By J. Trout Lowen
Three longtime faculty members at the Humphrey School of Public Affairs are retiring in 2020: Professors Melissa Stone, Robert Kudrle, and John Bryson.
Each has dedicated decades to the School, from its fledgling days as the School of Public Affairs when it was part of the College of Liberal Arts, through the birth of the Humphrey Institute in 1978, to its renaming as the Humphrey School of Public Affairs in 2011.
Each has shaped the thinking and careers of thousands of University of Minnesota students, many of whom are now shaping the world we live in and the one we will leave behind.
Individually and collectively their scholarship has advanced and broadened the field of public affairs. Their careers have been both reflective of and instrumental to the growth and development of the Humphrey School.
Here is a look at the career of Melissa Stone, who is retiring this month.
Professor Stone has been at the Humphrey School for more than 20 years, serving in a variety of important roles including Gross Family Professor of Nonprofit Management, former director of the Public and Nonprofit Leadership Center, and director of graduate studies for the Nonprofit Management Certificate Program.
Twenty-three years ago, Minnesota wasn’t really on Stone’s radar. She had grown up on the East Coast, and earned her undergraduate degree from the University of Pennsylvania and her master’s degree and doctorate from Yale. Her first teaching appointment was at Boston University School of Management.
Although she spent seven years in Boston, Stone says, the management school was not a good fit. Her interest in governance and strategic management of nonprofits was outside the typical curriculum of a business school.
Nonprofit management matters
So when John Bryson told her the Humphrey School was looking to expand its offerings in those areas, she took the leap and applied for a job. But when she arrived in Minnesota, she says, she found she was still a bit of a square peg in a round hole.
“In the business school, I didn’t have to convince anybody that management mattered, because it was a business school. I had to convince them that nonprofits mattered,” she recalls. “Here, I didn’t have convince other faculty that nonprofits mattered … but continually, I had to persuade other people that management, in addition to policy analysis, mattered. That managing these organizations that were implementing public policy is really important.”
Over time, however, the Humphrey School has expanded its curriculum to include coursework on nongovernmental organizations, civil society organizations, and large international organizations including the United Nations and the World Bank. The complexities of running such entities still fascinate her.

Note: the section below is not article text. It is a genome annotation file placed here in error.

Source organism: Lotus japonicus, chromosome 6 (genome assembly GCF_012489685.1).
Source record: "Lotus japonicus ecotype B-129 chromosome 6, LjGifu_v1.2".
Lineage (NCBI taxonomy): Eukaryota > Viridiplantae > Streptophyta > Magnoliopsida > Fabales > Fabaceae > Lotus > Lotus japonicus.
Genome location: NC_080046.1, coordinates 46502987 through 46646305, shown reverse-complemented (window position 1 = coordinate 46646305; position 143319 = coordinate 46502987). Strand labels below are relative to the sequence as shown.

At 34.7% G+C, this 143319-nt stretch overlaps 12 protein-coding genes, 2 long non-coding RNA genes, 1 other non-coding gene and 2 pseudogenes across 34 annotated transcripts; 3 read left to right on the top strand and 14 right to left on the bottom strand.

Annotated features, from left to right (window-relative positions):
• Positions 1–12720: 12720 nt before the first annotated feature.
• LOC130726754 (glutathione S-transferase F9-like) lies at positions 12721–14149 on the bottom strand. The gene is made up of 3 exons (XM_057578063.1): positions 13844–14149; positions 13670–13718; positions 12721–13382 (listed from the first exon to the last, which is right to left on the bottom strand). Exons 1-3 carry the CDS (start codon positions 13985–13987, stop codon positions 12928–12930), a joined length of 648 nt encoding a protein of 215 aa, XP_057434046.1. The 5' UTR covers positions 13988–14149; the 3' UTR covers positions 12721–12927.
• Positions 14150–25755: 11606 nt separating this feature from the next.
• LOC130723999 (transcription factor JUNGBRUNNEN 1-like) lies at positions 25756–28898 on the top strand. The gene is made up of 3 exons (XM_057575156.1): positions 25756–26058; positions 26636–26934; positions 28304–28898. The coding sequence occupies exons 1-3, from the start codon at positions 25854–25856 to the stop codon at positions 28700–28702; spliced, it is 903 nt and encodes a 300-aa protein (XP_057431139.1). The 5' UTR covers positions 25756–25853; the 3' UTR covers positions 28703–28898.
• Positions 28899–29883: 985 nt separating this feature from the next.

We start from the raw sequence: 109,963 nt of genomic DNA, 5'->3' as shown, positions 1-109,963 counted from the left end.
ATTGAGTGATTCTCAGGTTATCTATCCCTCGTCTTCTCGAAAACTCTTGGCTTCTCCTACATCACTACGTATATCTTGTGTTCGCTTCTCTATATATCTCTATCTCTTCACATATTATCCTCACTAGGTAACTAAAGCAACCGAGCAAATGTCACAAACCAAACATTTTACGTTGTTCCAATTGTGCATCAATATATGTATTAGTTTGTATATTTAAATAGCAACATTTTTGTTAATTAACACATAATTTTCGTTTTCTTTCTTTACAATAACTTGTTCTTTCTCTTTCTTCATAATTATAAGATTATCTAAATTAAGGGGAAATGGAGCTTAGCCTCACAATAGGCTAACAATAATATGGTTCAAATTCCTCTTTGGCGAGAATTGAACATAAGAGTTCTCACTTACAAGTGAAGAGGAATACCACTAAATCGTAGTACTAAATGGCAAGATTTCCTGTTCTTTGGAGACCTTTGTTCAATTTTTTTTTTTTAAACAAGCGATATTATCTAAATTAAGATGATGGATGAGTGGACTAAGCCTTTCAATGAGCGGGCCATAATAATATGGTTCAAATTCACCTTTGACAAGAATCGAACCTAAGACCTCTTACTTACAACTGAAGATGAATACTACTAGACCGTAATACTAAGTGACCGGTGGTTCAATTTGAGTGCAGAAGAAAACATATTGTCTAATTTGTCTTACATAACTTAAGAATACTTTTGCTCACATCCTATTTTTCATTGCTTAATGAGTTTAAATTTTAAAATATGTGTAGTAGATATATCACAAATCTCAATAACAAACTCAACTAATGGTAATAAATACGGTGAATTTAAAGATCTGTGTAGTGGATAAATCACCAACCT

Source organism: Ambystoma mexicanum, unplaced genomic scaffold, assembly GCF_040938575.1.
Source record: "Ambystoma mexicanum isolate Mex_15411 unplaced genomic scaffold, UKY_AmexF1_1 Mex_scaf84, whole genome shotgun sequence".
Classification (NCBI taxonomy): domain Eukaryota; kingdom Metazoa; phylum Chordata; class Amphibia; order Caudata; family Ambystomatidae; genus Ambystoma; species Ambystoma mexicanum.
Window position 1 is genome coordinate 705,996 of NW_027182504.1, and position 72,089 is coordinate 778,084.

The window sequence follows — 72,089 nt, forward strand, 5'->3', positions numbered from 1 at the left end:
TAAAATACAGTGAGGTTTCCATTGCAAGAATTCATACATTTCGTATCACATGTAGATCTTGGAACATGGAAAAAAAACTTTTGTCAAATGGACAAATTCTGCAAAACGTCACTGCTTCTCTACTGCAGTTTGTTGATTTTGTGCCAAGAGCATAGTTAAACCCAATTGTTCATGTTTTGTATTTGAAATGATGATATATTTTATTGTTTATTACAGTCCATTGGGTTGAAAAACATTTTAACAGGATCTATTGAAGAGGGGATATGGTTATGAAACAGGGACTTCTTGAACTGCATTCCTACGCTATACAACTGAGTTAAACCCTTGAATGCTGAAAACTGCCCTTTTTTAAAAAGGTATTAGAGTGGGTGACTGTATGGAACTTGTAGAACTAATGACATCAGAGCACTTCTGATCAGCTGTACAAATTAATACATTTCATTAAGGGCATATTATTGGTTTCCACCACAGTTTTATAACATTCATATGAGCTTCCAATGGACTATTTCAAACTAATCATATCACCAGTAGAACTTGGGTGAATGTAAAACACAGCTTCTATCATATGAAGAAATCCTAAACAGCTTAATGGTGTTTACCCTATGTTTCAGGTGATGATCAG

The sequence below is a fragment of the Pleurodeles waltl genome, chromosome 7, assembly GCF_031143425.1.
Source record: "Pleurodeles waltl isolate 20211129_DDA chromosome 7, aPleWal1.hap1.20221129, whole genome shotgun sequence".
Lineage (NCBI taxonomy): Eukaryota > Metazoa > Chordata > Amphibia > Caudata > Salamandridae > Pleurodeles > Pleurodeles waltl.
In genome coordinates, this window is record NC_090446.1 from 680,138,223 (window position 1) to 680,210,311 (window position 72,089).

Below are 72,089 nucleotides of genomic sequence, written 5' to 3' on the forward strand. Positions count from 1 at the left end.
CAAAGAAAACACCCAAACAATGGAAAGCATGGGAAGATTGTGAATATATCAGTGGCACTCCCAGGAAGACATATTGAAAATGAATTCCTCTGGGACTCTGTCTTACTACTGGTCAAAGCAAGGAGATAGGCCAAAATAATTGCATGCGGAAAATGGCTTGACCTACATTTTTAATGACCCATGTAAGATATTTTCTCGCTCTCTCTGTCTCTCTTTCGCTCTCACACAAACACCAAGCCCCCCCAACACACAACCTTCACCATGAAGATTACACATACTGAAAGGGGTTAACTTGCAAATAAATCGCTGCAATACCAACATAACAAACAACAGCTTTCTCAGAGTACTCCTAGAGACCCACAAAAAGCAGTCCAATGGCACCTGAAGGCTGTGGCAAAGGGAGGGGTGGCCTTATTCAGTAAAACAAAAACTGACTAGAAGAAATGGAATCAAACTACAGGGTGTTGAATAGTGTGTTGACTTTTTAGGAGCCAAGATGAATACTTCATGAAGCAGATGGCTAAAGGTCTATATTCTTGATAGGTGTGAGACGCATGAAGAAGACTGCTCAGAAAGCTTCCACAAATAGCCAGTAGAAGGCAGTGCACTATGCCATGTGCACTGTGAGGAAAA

“Then you are in a world that often stretches traditional theories used to understand organizations and policy,” she says. “And I love that. That’s just yummy to me.”
Stone’s own research interests have expanded as well over the years, she says, pointing to her work with Professor John Bryson and Associate Professor Emerita Barbara Crosby on cross-sector collaborations; and her current work with Carrie Oelberger, Humphrey School assistant professor of nonprofit management, exploring the changing role nonprofits and civil society organizations are playing in democracies around the world.
For example, there are countries where government is so corrupt people look at civil society organizations as being far more legitimate than government, Stone notes. In other countries, the rise of advocacy organizations over the last decade has put pressure on governments to address issues such as climate change.
While the opportunities for research have been rich, Stone says, teaching and the Humphrey students themselves have also kept her energized throughout her career at the School.
Ongoing commitment to students in the classroom
“I have loved the students from, literally, the time I set foot in the Humphrey School when I came for interviews,” she says. “They were mouthy, they were bold, they wanted to prod and probe and find out who I was and what I was doing.”
Stone’s commitment to the classroom and her students has not gone unnoticed. She received the School’s Best Teacher in a Core Course Award four times between 1997 and 2011, and she was named its teacher of the year for 2016–2017. At the University level, she received the 2007–2008 Award for Outstanding Contributions to Postbaccalaureate, Graduate, and Professional Education.
Students sing her praises. “Melissa had this remarkable way of making every person in her class feel seen and heard,” Sophie Pilhöfer, then one of Stone’s graduate assistants and now an evaluation specialist at Minneapolis Public Schools, wrote in an email. “Student after student expressed their appreciation and admiration of her for this very reason. When you were in Melissa’s class, you mattered.”
The admiration was mutual, Stone says. She loved the interaction and the community created in the classroom. “I love teaching with the students. And it’s really with them,” she adds. “Honestly, I’ve learned a lot from them, and I think that’s what’s kept me here.”
J. Trout Lowen is a Minneapolis freelance writer and editor.